By: Nigel Bankes
PDF Version: Interest Clause in a Drilling Contract Not a Penalty
Case Commented On: Precision Drilling Canada Limited Partnership v Yangaarra Resources Ltd, 2015 ABQB 649
This decision of Master Prowse follows on from his earlier decision on the merits of the dispute between the parties: Precision Drilling Canada Limited Partnership v Yangaarra Resources Ltd 2015 ABQB 433. The case involved so-called knock-for-knock provisions in a standard form drilling contract. My post on that decision is here and I note that it has also been the subject of a comment in The Negotiator here. This matter was back before Master Prowse because the parties could not agree on the terms of the formal judgement and in particular could not agree on two issues relating to Yangarra’s liability to pay interest on the amounts found to be owing. The contract provided for the payment of interest at 18% commencing 30 days after an invoice was tendered. If that clause were applicable Yangarra would be liable for approximately $2.4 million. Yangarra contested the validity or applicability of the interest provision on two grounds. First Yangarra argued that the clause operated as an unenforceable penalty. Second, Yangarra argued that a clause in the contract which afforded it the opportunity to contest an invoice meant that the interest clause was inapplicable so long as the invoices in question were subject to a bona fide dispute.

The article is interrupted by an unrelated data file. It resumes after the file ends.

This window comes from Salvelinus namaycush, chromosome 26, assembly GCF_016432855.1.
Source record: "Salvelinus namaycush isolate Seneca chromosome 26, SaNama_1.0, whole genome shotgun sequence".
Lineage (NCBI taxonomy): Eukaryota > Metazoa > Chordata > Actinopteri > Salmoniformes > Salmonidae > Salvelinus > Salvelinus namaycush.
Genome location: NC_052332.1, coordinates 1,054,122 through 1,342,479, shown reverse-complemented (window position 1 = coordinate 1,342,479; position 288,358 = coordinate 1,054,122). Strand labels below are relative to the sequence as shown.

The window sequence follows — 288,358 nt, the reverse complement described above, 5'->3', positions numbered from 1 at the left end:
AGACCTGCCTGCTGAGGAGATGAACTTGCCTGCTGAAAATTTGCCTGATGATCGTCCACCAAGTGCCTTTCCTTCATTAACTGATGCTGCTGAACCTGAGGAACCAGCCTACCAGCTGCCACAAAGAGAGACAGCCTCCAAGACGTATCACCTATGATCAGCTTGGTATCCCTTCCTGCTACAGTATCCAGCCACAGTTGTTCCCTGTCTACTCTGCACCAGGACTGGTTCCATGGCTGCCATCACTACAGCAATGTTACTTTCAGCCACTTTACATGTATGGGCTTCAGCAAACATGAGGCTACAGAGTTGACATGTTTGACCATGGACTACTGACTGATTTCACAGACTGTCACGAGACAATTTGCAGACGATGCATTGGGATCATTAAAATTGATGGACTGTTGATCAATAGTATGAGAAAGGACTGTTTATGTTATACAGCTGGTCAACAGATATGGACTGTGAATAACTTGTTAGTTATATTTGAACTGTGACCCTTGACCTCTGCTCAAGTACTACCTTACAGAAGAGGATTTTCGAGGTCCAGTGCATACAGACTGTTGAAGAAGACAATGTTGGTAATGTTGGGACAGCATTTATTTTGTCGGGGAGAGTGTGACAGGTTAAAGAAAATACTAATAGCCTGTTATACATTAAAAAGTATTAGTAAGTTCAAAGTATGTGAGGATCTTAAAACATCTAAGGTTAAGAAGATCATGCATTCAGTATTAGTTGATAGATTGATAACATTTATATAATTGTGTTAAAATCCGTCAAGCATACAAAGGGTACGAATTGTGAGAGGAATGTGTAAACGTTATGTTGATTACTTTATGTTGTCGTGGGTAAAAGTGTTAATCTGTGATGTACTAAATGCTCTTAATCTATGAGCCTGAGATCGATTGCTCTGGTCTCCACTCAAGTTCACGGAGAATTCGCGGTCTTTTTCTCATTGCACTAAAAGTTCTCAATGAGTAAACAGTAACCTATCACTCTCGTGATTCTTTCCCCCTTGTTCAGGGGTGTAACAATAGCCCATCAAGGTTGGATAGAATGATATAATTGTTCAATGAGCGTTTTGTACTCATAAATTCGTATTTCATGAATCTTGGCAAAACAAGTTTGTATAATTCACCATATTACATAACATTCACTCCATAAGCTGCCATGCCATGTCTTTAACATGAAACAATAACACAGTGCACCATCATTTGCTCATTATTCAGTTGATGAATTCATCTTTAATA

Master Prowse rejected both arguments. As to the penalty argument, Master Prowse took the view that Yangarra had to establish (see H.F. Clarke Ltd. v Thermadore Corp., 1974 CanLII 30 (SCC),  1 S.C.R. 319) that the clause was both “extravagant and unconscionable” and that it had failed to do so. He further reasoned as follows (at paras 23 – 25):
 My observation is this: an agreed upon interest rate for payments in arrears saves both litigants’ time and the courts’ time. Otherwise, it would be necessary for an unpaid goods or services supplier, when suing for non-payment, to adduce evidence as to things such as its average return on capital and its blended average cost of borrowing. These figures would be constantly changing.
 While there is no doubt that an agreed upon interest rate of 18% contains an element of ‘incentive’ in addition to an element of compensation, I find nothing extravagant or unconscionable about a goods or service provider charging 18% interest if they are not paid on time for goods or services provided. In my many years of experience, interest charges are typically charged in such circumstances, and it is very common for such interest charges to range from 1.5% to 2% per month.
 As further evidence of the widespread use of 18% interest for unpaid goods and services, I note that the provision for 18% interest in the contract between Precision and Yangarra is taken from an industry wide precedent.
Paragraph 24 of Master Prowse’s reasons evidently rests on the doctrine of judicial notice.
The inapplicability argument failed because it was inconsistent with the terms of the contract since the very provision which allowed a party to contest an invoice also went on to say:
Any sum not paid when due (including sums ultimately paid in respect of any dispute) shall bear interest at the rate specified in the applicable program specification sheet [in this case 18%] (emphasis added by Master Prowse).
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